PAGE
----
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European Champions Cup Final Prediction: Leinster v La Rochelle

History will be made or repeat itself when Leinster and La Rochelle face off in the final of the European Champions Cup for the second successive year on Saturday, writes Quintin van Jaarsveld.

European Champions Cup Final Leinster La Rochelle

History will be made or repeat itself when Leinster and La Rochelle face off in the final of the European Champions Cup for the second successive year on Saturday (17:45 kick-off SA time), writes Quintin van Jaarsveld.

The Aviva Stadium in Dublin is the cathedral for the continental showpiece and will be packed to the brim as Leinster look to exact revenge for last season’s heartbreak. 

The Stade Vélodrome in Marseille was the venue where Arthur Retiere’s converted try with two minutes left on the clock saw La Rochelle snatch a 24-21 win and clinch their first European crown.

The teams have been on a collision course ever since, both topping their respective pools and flexing their muscles in the playoffs to march into the winner takes all rematch unbeaten. 

Leinster have been untouchable on their road to the final. They’ve blown away all comers and scored an average of 44 points per game. Even Toulouse were no match for the Irish giants, who showed why they’re the title favourites as they romped to a 41-22 semi-final win. 

La Rochelle had close calls against Ulster (7-3) and Gloucester (29-26) in the pool phase and Round of 16 respectively before shifting into top gear to overpower Saracens (24-10) in the last eight and crush the Exeter Chiefs (47-28) in the semis. 

Ever since it was announced that the Aviva was selected as the venue for the final, before the tournament had kicked off, it seemed Leinster were destined to claim their record-equalling fifth crown. 

However, despite having home-ground advantage, all the pressure will be on them after they crashed out of the United Rugby Championship with a shocking home semi-final defeat for the second year running last weekend, this time by Munster (16-15).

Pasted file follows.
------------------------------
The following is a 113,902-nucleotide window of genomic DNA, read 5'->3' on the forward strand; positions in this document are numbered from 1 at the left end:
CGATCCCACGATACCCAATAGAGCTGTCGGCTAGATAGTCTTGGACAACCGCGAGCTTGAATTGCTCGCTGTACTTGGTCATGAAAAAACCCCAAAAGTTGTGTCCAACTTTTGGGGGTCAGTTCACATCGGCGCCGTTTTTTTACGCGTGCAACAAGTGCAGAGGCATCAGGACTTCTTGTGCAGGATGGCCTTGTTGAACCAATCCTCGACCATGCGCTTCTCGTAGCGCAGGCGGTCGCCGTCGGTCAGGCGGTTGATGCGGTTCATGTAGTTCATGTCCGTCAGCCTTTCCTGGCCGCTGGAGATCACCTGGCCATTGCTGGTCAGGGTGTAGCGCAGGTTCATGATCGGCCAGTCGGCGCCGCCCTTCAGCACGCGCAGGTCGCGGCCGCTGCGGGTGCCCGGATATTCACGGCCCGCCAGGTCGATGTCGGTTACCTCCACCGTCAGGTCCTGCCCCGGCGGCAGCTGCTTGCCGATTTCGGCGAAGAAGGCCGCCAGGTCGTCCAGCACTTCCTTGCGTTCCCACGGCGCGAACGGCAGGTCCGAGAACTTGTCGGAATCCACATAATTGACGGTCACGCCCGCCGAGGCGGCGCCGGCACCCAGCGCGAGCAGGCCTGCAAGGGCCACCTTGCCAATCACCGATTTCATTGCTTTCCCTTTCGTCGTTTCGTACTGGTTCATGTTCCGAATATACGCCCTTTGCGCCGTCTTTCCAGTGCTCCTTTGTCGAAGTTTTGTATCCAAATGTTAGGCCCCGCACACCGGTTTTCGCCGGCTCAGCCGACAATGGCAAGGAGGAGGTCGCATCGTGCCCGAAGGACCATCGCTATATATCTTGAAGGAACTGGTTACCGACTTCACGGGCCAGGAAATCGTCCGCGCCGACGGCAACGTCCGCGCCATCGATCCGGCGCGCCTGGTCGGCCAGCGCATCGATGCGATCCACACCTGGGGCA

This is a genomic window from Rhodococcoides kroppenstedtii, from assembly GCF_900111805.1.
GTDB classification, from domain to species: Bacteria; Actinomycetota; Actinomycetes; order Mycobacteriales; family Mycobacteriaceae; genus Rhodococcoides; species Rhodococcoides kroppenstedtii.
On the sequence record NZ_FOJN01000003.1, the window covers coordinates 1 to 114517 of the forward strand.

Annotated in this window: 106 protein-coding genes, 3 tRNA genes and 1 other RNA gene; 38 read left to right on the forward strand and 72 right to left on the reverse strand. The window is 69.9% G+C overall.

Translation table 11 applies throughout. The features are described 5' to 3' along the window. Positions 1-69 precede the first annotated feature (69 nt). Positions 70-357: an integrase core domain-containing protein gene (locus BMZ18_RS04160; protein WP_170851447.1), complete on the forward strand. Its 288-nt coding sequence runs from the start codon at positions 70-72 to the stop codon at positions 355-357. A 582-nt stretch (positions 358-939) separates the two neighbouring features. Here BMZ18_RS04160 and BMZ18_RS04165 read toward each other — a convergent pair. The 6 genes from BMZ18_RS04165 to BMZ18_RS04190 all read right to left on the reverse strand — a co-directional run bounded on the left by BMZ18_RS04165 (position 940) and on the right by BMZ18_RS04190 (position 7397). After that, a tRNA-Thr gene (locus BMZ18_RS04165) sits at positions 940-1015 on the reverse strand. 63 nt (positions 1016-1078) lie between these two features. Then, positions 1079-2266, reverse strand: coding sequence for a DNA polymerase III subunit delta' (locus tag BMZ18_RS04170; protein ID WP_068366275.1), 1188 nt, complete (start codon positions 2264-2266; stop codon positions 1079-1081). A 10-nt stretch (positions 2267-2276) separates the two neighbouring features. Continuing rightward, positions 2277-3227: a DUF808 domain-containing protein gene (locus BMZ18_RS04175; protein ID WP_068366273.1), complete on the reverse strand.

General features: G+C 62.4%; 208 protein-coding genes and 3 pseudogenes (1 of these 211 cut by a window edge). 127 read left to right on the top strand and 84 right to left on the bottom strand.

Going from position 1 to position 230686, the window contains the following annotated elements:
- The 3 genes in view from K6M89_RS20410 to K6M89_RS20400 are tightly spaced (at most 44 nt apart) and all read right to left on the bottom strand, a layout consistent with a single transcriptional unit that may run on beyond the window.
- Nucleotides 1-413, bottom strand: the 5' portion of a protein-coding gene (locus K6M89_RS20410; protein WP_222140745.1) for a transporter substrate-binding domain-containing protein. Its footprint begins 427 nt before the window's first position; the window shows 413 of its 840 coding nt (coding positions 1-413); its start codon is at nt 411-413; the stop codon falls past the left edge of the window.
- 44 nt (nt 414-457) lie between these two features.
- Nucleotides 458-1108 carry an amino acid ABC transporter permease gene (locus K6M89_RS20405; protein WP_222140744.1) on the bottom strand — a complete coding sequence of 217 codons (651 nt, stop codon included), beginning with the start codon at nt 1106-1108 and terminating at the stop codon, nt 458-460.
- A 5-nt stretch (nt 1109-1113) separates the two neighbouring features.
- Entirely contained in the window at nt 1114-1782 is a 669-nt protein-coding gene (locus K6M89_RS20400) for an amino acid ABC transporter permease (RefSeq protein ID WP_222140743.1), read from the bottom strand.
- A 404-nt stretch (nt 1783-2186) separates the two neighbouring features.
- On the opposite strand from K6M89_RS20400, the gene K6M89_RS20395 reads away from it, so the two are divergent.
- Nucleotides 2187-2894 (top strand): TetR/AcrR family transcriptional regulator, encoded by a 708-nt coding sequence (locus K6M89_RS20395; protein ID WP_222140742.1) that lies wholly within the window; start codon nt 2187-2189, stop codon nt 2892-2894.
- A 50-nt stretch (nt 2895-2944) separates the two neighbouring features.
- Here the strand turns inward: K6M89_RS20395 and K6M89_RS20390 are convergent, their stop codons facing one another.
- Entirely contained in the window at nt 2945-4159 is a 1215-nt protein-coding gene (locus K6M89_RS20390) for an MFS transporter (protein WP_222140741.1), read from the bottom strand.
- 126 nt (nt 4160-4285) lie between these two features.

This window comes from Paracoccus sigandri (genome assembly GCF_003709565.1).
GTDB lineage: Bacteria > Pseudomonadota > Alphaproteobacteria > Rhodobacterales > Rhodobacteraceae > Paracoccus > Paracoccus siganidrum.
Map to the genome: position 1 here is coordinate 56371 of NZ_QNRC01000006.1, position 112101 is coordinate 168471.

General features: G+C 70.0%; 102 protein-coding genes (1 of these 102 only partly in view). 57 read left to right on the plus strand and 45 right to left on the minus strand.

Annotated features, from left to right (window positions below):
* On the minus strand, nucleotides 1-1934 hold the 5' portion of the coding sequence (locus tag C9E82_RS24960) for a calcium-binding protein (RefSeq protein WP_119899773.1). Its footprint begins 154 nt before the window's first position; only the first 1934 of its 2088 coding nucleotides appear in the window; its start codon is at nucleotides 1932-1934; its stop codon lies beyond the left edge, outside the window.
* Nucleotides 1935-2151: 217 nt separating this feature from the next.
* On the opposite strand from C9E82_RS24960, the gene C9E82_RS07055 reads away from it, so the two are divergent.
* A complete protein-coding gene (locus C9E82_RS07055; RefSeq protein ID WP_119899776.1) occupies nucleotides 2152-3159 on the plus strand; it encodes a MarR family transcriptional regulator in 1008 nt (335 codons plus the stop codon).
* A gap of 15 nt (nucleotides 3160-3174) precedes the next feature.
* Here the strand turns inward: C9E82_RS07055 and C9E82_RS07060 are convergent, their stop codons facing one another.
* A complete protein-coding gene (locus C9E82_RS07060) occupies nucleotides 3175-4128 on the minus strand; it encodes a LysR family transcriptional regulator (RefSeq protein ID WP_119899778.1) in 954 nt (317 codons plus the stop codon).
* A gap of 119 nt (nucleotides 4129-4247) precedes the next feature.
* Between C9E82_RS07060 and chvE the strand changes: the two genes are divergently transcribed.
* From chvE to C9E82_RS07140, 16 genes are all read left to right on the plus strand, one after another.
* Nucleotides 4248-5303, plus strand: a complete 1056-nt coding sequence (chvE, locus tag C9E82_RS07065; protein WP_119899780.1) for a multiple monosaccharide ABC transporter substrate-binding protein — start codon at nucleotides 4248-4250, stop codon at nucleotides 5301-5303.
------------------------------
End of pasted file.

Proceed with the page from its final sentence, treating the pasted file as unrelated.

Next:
Leo Cullen’s one of the most astute coaches in the game but got it wrong by selecting a second-string side with no failsafe on the bench. It wouldn’t have hurt their European ambitions to put frontline players on the pine and there’s now suddenly a sense of déjà vu that they could, like last year, end up empty-handed. 

Ronan O’Gara’s charges will want to play on that by getting off to a good start, which is imperative as Leinster are masters of effectively winning games early. The key to the French outfit’s title triumph last year was their heroic defence and they’ll have to be at their best in this department again if they are to repeat the feat.

Leinster are ferocious, fast, fluid and intense. They boast skilled ball players from 1 to 23 and constantly shift the point of attack. They top most of the stats as a result, including most tries. Their 43 touchdowns are eight more than the next-best Chiefs and 15 more than La Rochelle’s tally. 

La Rochelle are renowned for their giant pack but of equal importance is the supreme fitness of their forwards, which gives them the sustained strength to overpower the opposition and makes them such a good challenge for Leinster, whose conditioning and depth are too much for most to handle.